The comedians reteam with writer-director Michael Winterbottom for another exploration of friendship, rivalry, regret, and really amazing seafood
In 2010’s “The Trip,” writer-director Michael Winterbottom sent actor-comedians Steve Coogan and Rob Brydon (playing “themselves”) on a scenic tour of the British countryside, where the two chums ate extraordinary gourmet meals, performed dueling Michael Caine impersonations, and revealed their soft underbellies of professional jealousy and male menopause-inspired bad decisions.
The band has gotten back together for “The Trip to Italy,” and everything has amplified: instead of just Caine, our stars impersonate all the major cast members of “The Dark Knight Rises”; the restaurants are now in sunny Italy, with a journey that heads to the breathtaking vistas of Capri and the Amalfi Coast; and “Coogan” and “Brydon” are a little older but apparently no wiser.
Both films play on the fact that Brydon is more beloved among British TV fans while Coogan is a bigger name in the U.S., but “Italy” raises the idea of Brydon getting to audition for a role in a Michael Mann movie, the prospect of which makes Coogan fairly squirm with envy.
And while it was Coogan who had a misbegotten fling in the previous movie, this time it’s Brydon — with a wife and baby at home — who carries on with a pretty British expat (Rosie Fellner) who’s crewing a boat in Italy.
Winterbottom and cinematographer James Clarke use the gloss of both food porn and travel porn to occasionally distract us from the darker elements of the story, in the same way that Coogan and Brydon will turn to humor to lighten up their roiling inner conflicts. In this case, however, both the sugar coating and the bitter pill are a treat.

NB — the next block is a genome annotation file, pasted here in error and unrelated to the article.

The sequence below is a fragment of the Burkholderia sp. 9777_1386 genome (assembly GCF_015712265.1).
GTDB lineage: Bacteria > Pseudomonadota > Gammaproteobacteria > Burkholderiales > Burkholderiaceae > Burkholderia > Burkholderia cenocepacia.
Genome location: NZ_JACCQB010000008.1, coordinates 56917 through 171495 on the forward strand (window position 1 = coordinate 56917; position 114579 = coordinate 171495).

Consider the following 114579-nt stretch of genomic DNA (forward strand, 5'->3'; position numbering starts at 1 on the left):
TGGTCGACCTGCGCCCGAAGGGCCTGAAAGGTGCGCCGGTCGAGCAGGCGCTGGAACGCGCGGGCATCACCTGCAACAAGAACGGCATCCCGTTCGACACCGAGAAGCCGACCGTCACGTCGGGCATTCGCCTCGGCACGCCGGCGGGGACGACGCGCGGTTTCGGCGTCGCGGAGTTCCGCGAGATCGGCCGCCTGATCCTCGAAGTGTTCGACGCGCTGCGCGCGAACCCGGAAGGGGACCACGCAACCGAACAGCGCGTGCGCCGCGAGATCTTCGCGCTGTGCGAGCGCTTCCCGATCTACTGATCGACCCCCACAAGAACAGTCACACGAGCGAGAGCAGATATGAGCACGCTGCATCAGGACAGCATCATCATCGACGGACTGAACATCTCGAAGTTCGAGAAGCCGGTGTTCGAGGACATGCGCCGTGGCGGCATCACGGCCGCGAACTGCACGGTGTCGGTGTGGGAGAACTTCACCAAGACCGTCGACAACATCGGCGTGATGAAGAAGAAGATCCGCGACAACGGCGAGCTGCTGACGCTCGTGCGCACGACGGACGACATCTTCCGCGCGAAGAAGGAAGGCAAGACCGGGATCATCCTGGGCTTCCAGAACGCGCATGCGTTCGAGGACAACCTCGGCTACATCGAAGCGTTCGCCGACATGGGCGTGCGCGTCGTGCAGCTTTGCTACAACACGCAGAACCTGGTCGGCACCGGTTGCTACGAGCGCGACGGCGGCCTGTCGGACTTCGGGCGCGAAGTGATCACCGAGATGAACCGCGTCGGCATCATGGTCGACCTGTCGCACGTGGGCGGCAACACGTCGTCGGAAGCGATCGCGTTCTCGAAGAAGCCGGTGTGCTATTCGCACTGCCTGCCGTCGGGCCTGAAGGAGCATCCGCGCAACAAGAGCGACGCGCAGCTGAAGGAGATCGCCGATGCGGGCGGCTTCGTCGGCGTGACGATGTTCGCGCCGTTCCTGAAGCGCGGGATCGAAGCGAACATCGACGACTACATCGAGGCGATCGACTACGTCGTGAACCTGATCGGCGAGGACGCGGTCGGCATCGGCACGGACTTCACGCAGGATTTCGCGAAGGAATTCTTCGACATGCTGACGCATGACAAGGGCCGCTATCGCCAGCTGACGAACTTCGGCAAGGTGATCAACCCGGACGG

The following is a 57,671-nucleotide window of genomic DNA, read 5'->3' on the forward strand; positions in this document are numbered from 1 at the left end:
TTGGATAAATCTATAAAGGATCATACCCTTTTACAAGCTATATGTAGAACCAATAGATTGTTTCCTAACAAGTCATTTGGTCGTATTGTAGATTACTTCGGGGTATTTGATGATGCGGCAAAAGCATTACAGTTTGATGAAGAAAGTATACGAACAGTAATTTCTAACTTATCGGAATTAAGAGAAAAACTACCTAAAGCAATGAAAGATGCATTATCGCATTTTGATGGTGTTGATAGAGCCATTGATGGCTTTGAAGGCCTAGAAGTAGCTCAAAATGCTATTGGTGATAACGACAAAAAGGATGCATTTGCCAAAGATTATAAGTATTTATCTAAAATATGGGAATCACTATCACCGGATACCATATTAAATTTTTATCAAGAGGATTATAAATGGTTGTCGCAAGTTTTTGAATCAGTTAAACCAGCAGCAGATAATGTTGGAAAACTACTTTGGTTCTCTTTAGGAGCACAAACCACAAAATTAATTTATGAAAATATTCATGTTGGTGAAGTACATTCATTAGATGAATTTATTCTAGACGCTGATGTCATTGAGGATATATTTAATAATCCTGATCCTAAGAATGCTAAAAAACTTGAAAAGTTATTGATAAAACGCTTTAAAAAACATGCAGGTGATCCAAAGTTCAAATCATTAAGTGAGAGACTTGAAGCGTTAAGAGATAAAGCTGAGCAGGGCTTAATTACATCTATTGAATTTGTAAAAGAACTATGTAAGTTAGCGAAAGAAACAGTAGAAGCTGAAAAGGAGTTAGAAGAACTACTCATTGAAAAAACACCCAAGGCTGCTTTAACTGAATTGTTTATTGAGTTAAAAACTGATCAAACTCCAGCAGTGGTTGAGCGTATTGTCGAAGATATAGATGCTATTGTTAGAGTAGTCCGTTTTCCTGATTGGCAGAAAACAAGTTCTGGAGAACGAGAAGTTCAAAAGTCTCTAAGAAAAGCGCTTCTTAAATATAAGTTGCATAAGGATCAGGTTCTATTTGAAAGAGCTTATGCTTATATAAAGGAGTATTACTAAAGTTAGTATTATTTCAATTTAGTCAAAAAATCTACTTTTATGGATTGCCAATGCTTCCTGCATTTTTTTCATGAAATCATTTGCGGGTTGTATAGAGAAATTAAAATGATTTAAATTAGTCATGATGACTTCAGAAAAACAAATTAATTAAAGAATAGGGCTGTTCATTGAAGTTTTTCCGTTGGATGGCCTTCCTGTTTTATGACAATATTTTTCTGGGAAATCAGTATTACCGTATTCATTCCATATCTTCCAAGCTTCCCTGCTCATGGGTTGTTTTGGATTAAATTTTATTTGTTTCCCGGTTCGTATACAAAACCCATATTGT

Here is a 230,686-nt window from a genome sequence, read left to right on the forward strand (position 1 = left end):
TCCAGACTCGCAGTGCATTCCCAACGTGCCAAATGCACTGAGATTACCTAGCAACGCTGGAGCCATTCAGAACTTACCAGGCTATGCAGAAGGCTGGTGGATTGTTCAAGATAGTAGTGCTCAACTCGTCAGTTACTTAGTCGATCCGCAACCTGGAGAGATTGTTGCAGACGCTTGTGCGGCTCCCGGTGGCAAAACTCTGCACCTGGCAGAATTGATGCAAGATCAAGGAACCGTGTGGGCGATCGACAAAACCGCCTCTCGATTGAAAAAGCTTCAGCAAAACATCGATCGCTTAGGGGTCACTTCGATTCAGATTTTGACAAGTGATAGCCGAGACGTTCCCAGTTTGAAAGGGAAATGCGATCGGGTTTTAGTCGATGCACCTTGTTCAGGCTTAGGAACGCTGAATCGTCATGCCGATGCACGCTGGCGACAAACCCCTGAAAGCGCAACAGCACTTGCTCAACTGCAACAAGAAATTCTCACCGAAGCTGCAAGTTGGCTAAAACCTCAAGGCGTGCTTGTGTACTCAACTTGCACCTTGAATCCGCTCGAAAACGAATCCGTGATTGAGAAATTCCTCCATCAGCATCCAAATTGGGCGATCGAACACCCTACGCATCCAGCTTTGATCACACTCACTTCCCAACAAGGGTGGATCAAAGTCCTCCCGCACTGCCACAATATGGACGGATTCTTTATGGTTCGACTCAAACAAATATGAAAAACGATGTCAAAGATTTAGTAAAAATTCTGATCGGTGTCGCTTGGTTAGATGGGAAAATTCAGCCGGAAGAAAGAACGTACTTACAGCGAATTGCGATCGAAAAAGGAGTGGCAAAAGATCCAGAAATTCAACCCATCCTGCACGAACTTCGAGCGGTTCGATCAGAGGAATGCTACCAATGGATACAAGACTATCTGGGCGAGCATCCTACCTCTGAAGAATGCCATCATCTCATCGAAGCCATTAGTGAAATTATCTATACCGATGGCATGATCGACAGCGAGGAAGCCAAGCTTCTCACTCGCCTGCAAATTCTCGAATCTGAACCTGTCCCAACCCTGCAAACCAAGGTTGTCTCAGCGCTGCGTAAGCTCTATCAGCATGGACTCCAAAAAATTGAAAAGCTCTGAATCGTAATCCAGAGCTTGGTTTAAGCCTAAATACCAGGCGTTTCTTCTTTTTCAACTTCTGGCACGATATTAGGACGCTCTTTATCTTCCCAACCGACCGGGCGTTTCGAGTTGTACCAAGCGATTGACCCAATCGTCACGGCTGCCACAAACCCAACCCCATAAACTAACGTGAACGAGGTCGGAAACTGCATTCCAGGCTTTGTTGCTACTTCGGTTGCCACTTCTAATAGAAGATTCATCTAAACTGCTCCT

Again, Coogan and Brydon are playing characters with their own names and their own professional credits, but this isn’t a documentary. Coogan introduced the awful – or more awful, perhaps – version of himself in Winterbottom’s “Tristram Shandy: A Cock and Bull Story,” and he never goes out of his way to make “himself” more likable. Brydon matches him quip for quip throughout, and while he’s the lesser-known quantity on these shores, he very handily holds his own, even as his actions become less and less defensible.
We see Brydon’s wife and Coogan’s son along the way, but they’re both fictional characters played by actors. (Brydon actually has several children; Coogan has a daughter in real life, but no son.)
From Brydon’s infidelity to both men’s frequent Alanis Morissette sing-alongs in their rented Mini — they brought along Rossini CDs but never play them — there’s a through-line of middle-aged anxiety and a longing for the freedom of youth. The trade-off, “The Trip to Italy” seems to imply, is that even if getting older can be a drag, at least the meals get much, much better.